• If you have influence with the editorial board of a journal not in a big publisher’s pocket, try to lobby for it to go diamond.
  • In your own department or national mathematical society, try to ensure that diamond journals are kept on the “approved” list.
  • There are problems faced by diamond journals: finding volunteers to do the work, ensuring that systems for permanent archiving are in place, and so on. Do what you can to help with these.

The picture at the top is from Diamonds in the Sky, an anthology of science fiction by Michael S. Brotherton. It is partly funded by NSF as public outreach; I hope they don’t mind my re-using it here.

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About Peter Cameron

I count all the things that need to be counted.
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10 Responses to In the sky with diamonds

  1. David Craven says:

    One of the problems with diamond open access is that it would effectively kill the LMS though, right?

    • It has existed for 20 years, and the LMS shows no sign of dying just yet. The CMSA don’t seem to be too afraid either, even though their assets are something like 1% of those of the LMS.

      Gowers’ new journal is trying to be a kind of halfway house, charging 500 pounds per article (though it will be free for the first few years). He thinks this is very cheap; I am not so sure.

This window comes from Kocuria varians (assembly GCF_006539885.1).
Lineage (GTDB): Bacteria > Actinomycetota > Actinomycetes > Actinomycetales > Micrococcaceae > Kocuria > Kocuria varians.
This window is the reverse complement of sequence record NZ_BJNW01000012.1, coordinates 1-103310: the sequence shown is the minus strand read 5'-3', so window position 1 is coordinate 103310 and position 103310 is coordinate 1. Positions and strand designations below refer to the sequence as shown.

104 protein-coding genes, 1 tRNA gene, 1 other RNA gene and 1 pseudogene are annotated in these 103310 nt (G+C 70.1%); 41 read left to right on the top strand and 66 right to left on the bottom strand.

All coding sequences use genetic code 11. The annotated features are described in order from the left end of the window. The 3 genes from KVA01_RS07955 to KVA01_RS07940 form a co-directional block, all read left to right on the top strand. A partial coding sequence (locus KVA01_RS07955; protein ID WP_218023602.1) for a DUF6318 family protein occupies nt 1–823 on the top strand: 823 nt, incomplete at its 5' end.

• David Craven says:

        OK, what I meant was, if the LMS journals went diamond, they would have to curtail their spending on other activities massively, so that in effect it would be the end of the LMS funding in the UK. It funded about £400k last year in grants, and although I can’t seem to find the figure for income from journals easily, in 2009 it was £800k, and it has risen more than 30% since then. Removing the million pounds from publishing means almost all LMS activities would essentially have to stop.

        I certainly agree with you that £500/article does not sound very cheap, especially if I were an amateur (in the true sense, of not being paid to do this).

  2. Gordon Royle says:

    The CMSA has not used journal profits to fund significant non-journal related activities so we are not dependent on this money.

    However the rational way to go (in long term) would be for university budgets, free from onerous library subscriptions, to spend a fraction of the savings on funding diamond journals published by learned societies, with some agreed modest percentage over costs to support the learned society.